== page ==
Things get worse when one of the jurors comes forward and says she overheard Porter talking in the elevator with another person about the defendant’s prior arrest. Michelle seems to have a twinge of concern. When Farnsworth has the juror and the attorneys in chambers, the juror tells them there was another juror in the elevator with her who likely overheard the same comments from the detectives. But that second juror claims he heard nothing, as he was not wearing his hearing aid. Farnsworth only replaces the first juror who came forward and the trial goes on, and the defendant is found guilty. But Bobbi is on to the other juror who said he couldn’t hear the detective’s elevator conversation, and after the trial, she gets in an elevator with him as he is leaving. She asks him where is his hearing aid, and then tricks him into showing he can hear perfectly well without it by standing behind him and saying quietly his zipper is down. He knows he is caught, but when she pushes him to talk to the judge about what he did, he threatens to report her behavior to the judge.

Things seem to crash down on Michelle when she gets a phone call from the property clerk saying the evidence that could not originally be located was finally found. Michelle is stunned as she realizes that Porter faked the evidence. She storms over to his squad and she confronts him about the matter. He admits that he used a pack of books wrapped up to fake the evidence, that no one would have tested it to verify the contents. He said he got the scorpion pattern that was on the original drug evidence bag off the Internet. She also realizes that he really did talk about the case in front of the jurors on purpose to taint the jury, and then she calls their relationship quits, not a moment too soon.

Knowing she made a mistake and worried that should the case go to appeal and these things come out, and concerned that her affair with the detective/ key witness would be exposed, she runs crying to Balco. Balco, after handing Michelle a handful of paper towels to wipe her tears, agrees to help her out of the mess. We later see him – along with Michelle and Bobbi – in Farnsworth’s office where Balco expresses concern about the drug evidence paperwork question and the possibility of a tainted jury, and Farnsworth grants them a retrial. Bobbi asks to get her defendant released pending a new trial, and Farnsworth, asking Balco if he wouldn’t mind a lagniappe – a Cajun word for “baker’s dozen” or “a little extra” - gets Balco’s agreement. Everybody is happy, and afterwards Balco reminds Michelle that he expects her respect. I suspect he wants a little more than that from Michelle.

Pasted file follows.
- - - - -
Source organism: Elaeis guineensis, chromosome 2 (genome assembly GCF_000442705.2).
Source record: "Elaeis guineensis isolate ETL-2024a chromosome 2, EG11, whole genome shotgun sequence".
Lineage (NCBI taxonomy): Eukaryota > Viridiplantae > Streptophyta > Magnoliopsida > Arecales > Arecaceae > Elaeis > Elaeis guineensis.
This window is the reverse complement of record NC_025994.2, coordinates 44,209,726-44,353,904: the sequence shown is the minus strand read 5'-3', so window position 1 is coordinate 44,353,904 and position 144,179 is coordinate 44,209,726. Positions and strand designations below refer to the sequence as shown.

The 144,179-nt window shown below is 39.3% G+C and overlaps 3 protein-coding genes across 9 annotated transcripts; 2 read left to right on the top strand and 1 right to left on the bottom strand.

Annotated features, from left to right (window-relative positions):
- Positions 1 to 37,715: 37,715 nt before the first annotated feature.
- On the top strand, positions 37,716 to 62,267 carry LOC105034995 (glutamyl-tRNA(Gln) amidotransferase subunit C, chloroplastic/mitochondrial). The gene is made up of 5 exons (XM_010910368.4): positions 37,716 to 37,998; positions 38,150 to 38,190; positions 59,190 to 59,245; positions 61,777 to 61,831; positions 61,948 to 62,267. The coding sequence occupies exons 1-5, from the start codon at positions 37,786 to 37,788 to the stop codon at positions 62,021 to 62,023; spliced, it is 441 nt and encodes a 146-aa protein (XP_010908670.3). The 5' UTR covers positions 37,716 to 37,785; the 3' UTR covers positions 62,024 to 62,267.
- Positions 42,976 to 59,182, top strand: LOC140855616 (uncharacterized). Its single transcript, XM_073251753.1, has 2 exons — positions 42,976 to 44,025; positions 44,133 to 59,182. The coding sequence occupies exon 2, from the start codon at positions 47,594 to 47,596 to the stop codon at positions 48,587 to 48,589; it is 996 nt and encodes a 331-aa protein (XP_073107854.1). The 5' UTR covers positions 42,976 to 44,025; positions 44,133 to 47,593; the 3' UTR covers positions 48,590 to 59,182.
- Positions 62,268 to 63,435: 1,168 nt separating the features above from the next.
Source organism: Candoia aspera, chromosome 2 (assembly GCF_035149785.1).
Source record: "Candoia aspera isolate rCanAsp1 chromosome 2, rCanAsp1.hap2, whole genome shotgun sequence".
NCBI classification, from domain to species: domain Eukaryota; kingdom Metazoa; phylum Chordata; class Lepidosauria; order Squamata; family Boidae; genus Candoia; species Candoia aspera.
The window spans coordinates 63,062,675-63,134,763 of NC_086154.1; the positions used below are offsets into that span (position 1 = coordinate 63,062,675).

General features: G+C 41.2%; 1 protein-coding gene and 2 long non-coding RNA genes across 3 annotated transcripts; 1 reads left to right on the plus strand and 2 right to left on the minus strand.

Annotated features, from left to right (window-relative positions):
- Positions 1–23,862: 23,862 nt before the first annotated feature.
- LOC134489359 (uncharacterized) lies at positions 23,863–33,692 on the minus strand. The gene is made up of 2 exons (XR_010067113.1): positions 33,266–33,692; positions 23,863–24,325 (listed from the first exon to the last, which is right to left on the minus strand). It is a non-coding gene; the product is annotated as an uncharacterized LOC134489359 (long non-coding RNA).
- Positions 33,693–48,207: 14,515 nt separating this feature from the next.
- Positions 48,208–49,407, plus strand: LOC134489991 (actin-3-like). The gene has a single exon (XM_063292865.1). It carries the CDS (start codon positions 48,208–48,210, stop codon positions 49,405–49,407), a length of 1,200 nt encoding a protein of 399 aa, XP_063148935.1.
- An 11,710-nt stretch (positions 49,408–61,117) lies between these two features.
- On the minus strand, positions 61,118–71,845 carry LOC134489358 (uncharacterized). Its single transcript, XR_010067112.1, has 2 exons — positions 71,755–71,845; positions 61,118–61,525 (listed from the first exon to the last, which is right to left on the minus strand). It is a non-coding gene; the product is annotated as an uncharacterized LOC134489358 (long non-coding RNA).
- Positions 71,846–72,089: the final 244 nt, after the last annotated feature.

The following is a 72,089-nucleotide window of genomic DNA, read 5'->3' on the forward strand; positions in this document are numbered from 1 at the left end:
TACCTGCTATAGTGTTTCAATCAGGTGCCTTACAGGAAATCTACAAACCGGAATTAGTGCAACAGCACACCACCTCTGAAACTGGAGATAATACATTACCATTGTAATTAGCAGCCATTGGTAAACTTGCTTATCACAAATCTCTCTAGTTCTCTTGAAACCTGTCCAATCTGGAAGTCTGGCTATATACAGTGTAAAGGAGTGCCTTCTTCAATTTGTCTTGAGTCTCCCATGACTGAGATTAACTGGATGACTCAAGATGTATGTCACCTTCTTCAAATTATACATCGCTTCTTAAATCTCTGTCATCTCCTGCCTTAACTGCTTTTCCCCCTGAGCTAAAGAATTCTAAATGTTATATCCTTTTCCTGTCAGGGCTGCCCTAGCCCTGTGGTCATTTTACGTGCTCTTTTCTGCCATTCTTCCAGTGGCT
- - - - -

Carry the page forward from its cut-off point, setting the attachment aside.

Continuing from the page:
It’s great to see that Jerry Kellerman got a dose of reality, and hopefully he has learned that he can’t just drag his feet and then expect his friends to bail him out when he makes a mistake. Likewise, it’s good to see that Michelle has dumped Porter, who actually was beating out Balco on my smarm-o-meter. What is surprising to me is that while Balco expected Michelle to give him more credit and respect in the future, I found that I also had a little more respect for him and his way to work the system in this episode. But he still scores high on the smarm-o-meter.